The skill and commitment of a UX designer is easily judged by the quality of their portfolio. If you are a newbie and don’t know how to build a portfolio without experience in the field, there are many ways to do this. Try to work for experience at the initial stage of your career, not for money. Approach some startups for an internship. Offer to do an expert review and provide design recommendations for a small company website. Avoid presenting your college project and show work with real-world outcomes instead. If you can convince your professor to let you do real-world projects for academic credit, then you can have two birds with one stone.
Tools and Software
Hard work is necessary for success, but working smart will help you climb the career ladder faster. You don’t need to analyze and design from the ground up every time. The following are a few tools and software programs on the market that can make your work easier.
If you’re doing UX research, then you should know how to use MS Excel, Google Docs, and similar tools. I’ve found having good mind mapping software, such as XMind, to be helpful for research analysis, as well. You might want to become handy with SPSS Statistics, Nvivo, Morae, Silverback, etc. (this will be overkill for most small projects, and they cost a lot of money for licenses). There are many cheap/free research tools on the market such as User Testing, Usability Hub, Google Hangouts, Skype, etc. that will be sufficient for smaller projects.
If you’re more interested in UX design, it’s worth noting that some companies prefer candidates with expertise in specific software packages. This shouldn’t discourage you, mastering numerous software packages gives you a chance to compare functionality, and then choose the best software for the project at hand. Some of the most common software include:
- Adobe Photoshop
- Adobe Illustrator
- Adobe Experience Design
- Keynote (mac only)
Large Corporation or Small Startup?
While there a lot of organizations who aren’t aware of the unfair advantage they can gain from having a stellar UX team, there are some businesses out there who focus on driving product development and strategy with user experience rock stars. Here are a few examples of the types of places that hire a large chunk of UX professionals:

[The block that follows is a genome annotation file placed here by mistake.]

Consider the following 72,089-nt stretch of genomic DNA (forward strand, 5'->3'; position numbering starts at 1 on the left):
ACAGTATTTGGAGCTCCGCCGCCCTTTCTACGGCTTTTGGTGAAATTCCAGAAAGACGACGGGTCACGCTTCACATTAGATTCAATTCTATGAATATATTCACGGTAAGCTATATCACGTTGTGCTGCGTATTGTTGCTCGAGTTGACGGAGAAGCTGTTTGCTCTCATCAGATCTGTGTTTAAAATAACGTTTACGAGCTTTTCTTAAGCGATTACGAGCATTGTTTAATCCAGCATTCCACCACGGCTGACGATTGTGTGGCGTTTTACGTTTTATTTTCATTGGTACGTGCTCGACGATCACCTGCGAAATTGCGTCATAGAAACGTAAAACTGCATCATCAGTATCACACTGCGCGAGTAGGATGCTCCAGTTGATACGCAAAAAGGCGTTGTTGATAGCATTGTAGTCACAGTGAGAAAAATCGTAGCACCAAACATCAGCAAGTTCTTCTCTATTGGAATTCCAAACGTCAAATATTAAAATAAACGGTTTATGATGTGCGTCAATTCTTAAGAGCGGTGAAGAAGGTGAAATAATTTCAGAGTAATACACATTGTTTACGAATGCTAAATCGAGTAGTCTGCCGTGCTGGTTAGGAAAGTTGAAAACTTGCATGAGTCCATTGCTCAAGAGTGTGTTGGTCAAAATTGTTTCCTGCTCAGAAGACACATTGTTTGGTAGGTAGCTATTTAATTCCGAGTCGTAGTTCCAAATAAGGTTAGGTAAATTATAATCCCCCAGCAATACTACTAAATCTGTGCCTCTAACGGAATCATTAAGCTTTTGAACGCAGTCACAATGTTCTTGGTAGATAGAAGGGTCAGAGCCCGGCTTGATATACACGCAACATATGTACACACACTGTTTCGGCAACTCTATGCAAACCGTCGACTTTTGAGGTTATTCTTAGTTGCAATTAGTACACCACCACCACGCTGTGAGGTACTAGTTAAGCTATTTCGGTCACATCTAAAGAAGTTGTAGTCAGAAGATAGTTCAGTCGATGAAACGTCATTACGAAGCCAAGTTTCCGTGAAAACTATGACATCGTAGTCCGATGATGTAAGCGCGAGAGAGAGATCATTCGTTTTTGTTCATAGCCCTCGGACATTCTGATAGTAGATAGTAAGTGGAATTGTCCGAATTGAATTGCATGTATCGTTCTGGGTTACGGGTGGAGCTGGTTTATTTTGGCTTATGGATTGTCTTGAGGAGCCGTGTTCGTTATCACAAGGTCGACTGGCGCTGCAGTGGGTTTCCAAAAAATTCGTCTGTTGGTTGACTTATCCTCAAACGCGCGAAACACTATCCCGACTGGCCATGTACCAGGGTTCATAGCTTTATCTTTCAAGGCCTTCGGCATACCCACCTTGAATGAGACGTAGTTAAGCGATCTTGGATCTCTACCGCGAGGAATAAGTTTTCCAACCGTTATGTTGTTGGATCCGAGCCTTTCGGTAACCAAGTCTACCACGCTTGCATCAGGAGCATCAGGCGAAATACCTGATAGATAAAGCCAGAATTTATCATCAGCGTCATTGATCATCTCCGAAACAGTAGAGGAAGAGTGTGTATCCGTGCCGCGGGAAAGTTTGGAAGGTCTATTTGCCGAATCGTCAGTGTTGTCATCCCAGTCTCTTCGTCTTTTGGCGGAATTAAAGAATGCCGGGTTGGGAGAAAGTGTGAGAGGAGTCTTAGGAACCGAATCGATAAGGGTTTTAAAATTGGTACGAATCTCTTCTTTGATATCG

1. Tech Giants with Complex Product Ecosystems
Websites are becoming more sophisticated every day, and, as businesses expand, their products need to functionalities to satisfy new user groups. Introducing new features to a complex system comes with the risk of affecting existing parts of a system. That is why we need to gain a holistic understanding of a user’s tasks, the context of use, user needs, etc.
One misplaced button can cost millions of dollars in revenue, at least in the case of major online platforms like Amazon or Alibaba. Moreover, one bad experience can lead to loss of customers and bad publicity. To avoid all these types of situations, tech giants are in a perpetual search for UX experts to build delightful and seamless experiences.
Working at a big company will provide you with a low-risk environment and a chance to work with a variety of people. You will likely have mentorship and supervision from senior UX professionals. However, you may face a lot of bureaucracy, company politics, and projects will sometimes move a lot slower than you want them to.
2. Budding Startups
If large corporations are oil tankers of the tech world, then startups are speedboats. They are always searching for product/market fit in hopes of becoming the next billion-dollar unicorn. For the UX professional joining a startup, this means that the risks are high, work is dynamic, and the ability to adapt to changing conditions is critical. If you have a business mindset and are passionate about building innovative experiences, then go for a startup. You can learn a lot more, a lot quicker than at a big company, but you might not have the same amount of training and mentorship as you’ll mostly be learning by doing.
Startup salaries are usually on par with the tech giants but tend to get lower once you go outside startup hubs such as San Francisco, New York, London, etc. Startups will give you greater responsibility and more opportunity for growth in a shorter amount of time, but this can be risky as 9/10 startups fail in their first year.
The type of company that you choose to work in will depend on your personality and what you’d like to gain as a professional. There’s also the agency route, which will give you the chance to work on a range of projects, but is typically more of a consulting role where you might not be able to get as in-depth compared to designing a product at an in-house position.
This article should have provided some ideas about how to start a career in user experience. Add a comment if you have any resources to suggest for this article, or if you have any opinions on anything I wrote. Good luck to all of you just starting out in UX!